the first two …  nothing worked  …  30+ seconds exposed in the back of an agfa sure shot ( it seems f13 )

i poured out a little straight dektol into a tray and put an exposed paper in there, then in the magic developer, and it worked.

i did this with a few plates, and they worked, and eventually i mixed the dektol with the magic developer …

the reversal additives ( powder and liquid ) were not strong enough to counteract the dektol, and i got negatives not positives when
i exposed my last sheets of paper..

later on, i mixed the rest of the dektol and powder and liquid and made 330cc of stock developer so i wouldn’t have to deal with mixing small amounts.  i later exposed 2 plates.  i used a cyclone 3 …  but its small aperture proved to be too much and they didn’t come out as i had hoped.

i’ll use a faster lens the next time around, so my exposures are short and easier to deal with.

Posted in alternative process photography, film development technique, images on glass and metal, liquid emulsion, photographs, technique and style Also tagged , , , , , |

metal liquid light coffee

continuing my experiments with emulsion and coffee

i coated a metal plate, and left it in my retina camera for 4 hours
and processed it in sumatranol 130

instead of a negative image that usually happens with the retina / in camera POP prints
it came out GREEN like the last reversed image …

i boosted the levels with PS and removed the green cast

retina print

porch

more to come !

Posted in alternative process photography, film development technique, images on glass and metal, liquid emulsion, photographs, technique and style Also tagged , , , |

reversed ( positive ) silver gelatin images

im working on a project again ( i started a long while ago but life got in the way )
of making silver gelatin tintypes.  i have the rockland colloid kit and i am excited to use it again.
the first times i tried it, it really didn’t work well, but this time it seems to be doing what it is supposed to do.  my first
images were on a piece of metal and a sheet of RC paper.  unfortunately the emulsion isn’t dry yet, and it seems to take longer
than i had hoped!       the metal one is tiny, and i think i am going to strip it down again, recoat it, and make another image
the RC print worked great, BUT it’s tacky and not ready to scan.  the trick is a thin coat  …  which isn’t as easy as it seems
metal plates ( and paper ) are cold, so the emulsion cools down fast and begins to set as soon as the heated emulsion touches it
so heating pads are important …  i’m not good yet, but someday  …

there are some great silver gelatin tintypests on FLICKR …  and they give me hope !

Posted in alternative process photography, film development technique, images on glass and metal, images on hand coated paper, liquid emulsion, photographs, technique and style Also tagged , , , , |

tiles and lumen prints

i have been making lumen prints for a while now they are created by putting things onto a piece of photo paper and leaving it in the sun.  the sun makes a photogram or prints a negative or both.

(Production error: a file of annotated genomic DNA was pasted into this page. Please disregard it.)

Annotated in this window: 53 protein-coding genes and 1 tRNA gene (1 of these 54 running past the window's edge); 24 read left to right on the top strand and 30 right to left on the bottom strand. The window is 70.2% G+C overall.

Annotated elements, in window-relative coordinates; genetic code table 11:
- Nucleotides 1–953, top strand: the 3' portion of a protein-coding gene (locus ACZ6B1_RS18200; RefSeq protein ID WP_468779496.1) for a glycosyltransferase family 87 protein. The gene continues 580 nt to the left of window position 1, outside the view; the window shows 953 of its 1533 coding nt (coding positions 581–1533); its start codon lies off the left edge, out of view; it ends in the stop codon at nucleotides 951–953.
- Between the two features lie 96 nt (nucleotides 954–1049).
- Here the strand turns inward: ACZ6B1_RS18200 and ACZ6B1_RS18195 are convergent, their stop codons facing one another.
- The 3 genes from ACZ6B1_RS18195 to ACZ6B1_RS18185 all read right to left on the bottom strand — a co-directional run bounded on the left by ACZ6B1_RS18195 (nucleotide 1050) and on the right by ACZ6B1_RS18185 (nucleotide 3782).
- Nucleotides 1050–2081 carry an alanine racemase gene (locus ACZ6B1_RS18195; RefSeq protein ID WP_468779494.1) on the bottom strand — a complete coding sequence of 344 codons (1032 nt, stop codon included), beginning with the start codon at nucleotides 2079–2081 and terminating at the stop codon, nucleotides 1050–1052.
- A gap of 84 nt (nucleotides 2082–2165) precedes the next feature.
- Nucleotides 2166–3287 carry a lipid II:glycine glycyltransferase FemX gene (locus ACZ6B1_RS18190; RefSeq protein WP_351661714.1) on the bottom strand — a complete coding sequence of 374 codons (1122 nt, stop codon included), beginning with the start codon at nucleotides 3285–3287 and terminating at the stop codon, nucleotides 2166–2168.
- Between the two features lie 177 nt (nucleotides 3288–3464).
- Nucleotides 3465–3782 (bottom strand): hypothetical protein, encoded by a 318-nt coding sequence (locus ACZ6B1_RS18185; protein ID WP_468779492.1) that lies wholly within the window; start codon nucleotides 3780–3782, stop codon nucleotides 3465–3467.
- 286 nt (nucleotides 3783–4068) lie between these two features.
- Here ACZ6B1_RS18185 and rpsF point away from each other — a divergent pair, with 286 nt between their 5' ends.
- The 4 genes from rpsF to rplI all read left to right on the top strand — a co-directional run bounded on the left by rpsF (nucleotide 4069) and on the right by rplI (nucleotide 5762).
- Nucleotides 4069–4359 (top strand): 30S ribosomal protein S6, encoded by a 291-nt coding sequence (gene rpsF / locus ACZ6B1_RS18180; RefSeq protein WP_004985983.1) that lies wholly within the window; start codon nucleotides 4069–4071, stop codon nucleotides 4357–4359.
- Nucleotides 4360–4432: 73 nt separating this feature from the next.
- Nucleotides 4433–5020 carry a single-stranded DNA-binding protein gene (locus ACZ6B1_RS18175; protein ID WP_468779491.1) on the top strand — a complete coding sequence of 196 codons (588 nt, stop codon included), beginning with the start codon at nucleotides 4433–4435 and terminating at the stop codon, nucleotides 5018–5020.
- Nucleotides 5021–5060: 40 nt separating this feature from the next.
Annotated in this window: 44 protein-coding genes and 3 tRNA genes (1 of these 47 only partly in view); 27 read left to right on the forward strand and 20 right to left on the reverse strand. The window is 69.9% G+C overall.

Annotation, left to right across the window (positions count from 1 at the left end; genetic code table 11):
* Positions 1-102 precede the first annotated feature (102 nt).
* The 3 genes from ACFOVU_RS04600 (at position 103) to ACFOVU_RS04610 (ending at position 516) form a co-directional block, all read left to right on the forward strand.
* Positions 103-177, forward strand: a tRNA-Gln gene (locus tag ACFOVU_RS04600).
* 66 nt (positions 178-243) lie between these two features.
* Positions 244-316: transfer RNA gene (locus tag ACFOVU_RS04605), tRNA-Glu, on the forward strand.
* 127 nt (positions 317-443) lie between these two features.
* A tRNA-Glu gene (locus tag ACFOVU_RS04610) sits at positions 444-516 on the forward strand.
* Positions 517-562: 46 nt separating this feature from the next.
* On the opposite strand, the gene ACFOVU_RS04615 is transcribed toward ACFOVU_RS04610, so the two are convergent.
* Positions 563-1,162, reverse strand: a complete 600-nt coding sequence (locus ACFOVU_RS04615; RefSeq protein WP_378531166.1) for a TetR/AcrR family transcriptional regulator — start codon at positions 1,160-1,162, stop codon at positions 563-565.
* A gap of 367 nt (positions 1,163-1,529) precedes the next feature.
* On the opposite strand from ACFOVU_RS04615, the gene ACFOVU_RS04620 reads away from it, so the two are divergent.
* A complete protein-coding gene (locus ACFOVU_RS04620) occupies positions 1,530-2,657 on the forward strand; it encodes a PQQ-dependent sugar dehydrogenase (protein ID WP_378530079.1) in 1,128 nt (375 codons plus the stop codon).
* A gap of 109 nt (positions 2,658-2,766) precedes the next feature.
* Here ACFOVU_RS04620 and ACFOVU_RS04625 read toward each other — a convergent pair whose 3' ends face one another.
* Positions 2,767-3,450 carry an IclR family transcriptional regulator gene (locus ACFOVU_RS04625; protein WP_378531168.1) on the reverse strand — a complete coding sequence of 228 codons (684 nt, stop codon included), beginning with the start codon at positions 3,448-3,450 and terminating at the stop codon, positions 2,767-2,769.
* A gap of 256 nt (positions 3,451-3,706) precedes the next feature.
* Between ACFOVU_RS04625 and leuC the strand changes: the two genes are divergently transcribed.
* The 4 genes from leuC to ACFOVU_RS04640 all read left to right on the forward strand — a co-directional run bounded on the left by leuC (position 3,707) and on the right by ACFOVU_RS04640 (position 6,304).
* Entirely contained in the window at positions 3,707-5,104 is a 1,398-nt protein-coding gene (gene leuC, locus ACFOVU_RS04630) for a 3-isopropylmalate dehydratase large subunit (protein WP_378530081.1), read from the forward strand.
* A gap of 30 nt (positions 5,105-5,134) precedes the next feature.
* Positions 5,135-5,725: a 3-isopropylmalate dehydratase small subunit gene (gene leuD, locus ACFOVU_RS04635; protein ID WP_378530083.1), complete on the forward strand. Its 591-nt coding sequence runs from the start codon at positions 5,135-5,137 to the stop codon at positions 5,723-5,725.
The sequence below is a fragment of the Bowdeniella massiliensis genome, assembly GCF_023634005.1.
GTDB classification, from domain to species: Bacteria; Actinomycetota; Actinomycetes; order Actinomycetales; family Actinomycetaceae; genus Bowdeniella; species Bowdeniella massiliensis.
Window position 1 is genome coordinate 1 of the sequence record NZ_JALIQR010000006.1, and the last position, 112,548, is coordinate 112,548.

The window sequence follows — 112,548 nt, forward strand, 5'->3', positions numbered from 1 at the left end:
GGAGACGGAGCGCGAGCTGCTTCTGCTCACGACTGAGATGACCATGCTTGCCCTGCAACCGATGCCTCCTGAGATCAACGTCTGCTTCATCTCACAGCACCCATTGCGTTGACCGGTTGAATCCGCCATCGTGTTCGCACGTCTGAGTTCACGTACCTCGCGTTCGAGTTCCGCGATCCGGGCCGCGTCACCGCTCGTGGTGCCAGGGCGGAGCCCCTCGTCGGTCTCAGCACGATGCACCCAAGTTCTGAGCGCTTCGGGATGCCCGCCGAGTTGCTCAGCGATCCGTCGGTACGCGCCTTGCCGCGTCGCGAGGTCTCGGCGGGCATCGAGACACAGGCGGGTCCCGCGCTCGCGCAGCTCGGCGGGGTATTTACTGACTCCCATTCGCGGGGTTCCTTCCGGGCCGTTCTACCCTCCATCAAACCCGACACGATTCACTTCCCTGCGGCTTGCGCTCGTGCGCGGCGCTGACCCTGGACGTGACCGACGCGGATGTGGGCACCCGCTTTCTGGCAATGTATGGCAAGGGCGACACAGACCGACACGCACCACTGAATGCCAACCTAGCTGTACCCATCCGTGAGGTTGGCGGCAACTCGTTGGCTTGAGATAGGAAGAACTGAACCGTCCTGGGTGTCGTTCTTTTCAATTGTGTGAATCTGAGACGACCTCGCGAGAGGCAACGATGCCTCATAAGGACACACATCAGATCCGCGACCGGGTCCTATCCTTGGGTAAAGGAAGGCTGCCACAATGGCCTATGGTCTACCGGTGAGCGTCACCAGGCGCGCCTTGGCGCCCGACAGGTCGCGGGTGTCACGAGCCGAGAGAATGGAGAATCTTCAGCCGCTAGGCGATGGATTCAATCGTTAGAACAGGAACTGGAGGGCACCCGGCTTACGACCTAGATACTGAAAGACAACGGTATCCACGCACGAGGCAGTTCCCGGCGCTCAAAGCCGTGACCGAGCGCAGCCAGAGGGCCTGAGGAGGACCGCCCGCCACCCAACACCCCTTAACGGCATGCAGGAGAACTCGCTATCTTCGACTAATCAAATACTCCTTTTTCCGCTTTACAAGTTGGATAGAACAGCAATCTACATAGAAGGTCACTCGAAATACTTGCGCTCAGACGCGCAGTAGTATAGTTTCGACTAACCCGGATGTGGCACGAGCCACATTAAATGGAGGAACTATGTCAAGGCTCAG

i have made these lumen prints with cameras as well, leaving the camera open for an extended period of time, sometimes 3/4 an hour, sometimes 6 or 7 hours.   sometimes i even use cameras i made by hand, the largest camera i have made was 12×16″, i have sold a few too.

recently i started to coat plates with photo emulsion again.  i did this years ago as a student, but i made darkroom or in camera exposures to be
developed out using developer, and traditional darkroom chemistry.

two of them looked like this:

 

from glass plate

lumen plate

 

 

 

 

 

 

 

lumen plate

exposed in a cyclone #5

 

 

 

 

 

 

 

 

a few days ago i decided to use some water color paper/ velum i have coated with a few layers of photo emulsion.  like with the plates
the emulsion was old, expired and given to me by a friend  ( thanks winger ! )   i put a clipping from the

flowering forsythia bush on the paper
and left it in the sun for an hour, or hour and a half.  i scanned what i could of the image and inverted it in photoshop and the image looked like this:

 

 

forsythia

1-1.5 hour exposure

 

 

 

 

 

 

 

i replicated it a few times and made some tiles:

 

tile

photoshop duplicated

 

 

 

 

 

 

 

most of the images you find here are available on imagekind printed on paper, or canvas.

 

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Cyclone #3 Camera

many years ago i bought a cyclone #3 camera on ebay.  at the time, i was buying old falling plate cameras, removing the shutters, cleaning them, and reselling them.  i worked on and sold many of them, mostly long format box cameras, some with variable speed shutters, some with just and instantaneous speed ( 1/30thS sometimes faster ).  the design was simple and worked very well.  in the days before roll film, glass plates were loaded up inside the camera in metal septums after the exposure, a button was depressed and the glass plate would fall to the front of the camera on a rail, and the next plate was ready to expose.  after i stopped fixing and selling them, i bought one last one, one that took 4×5 plates, the cyclone #3.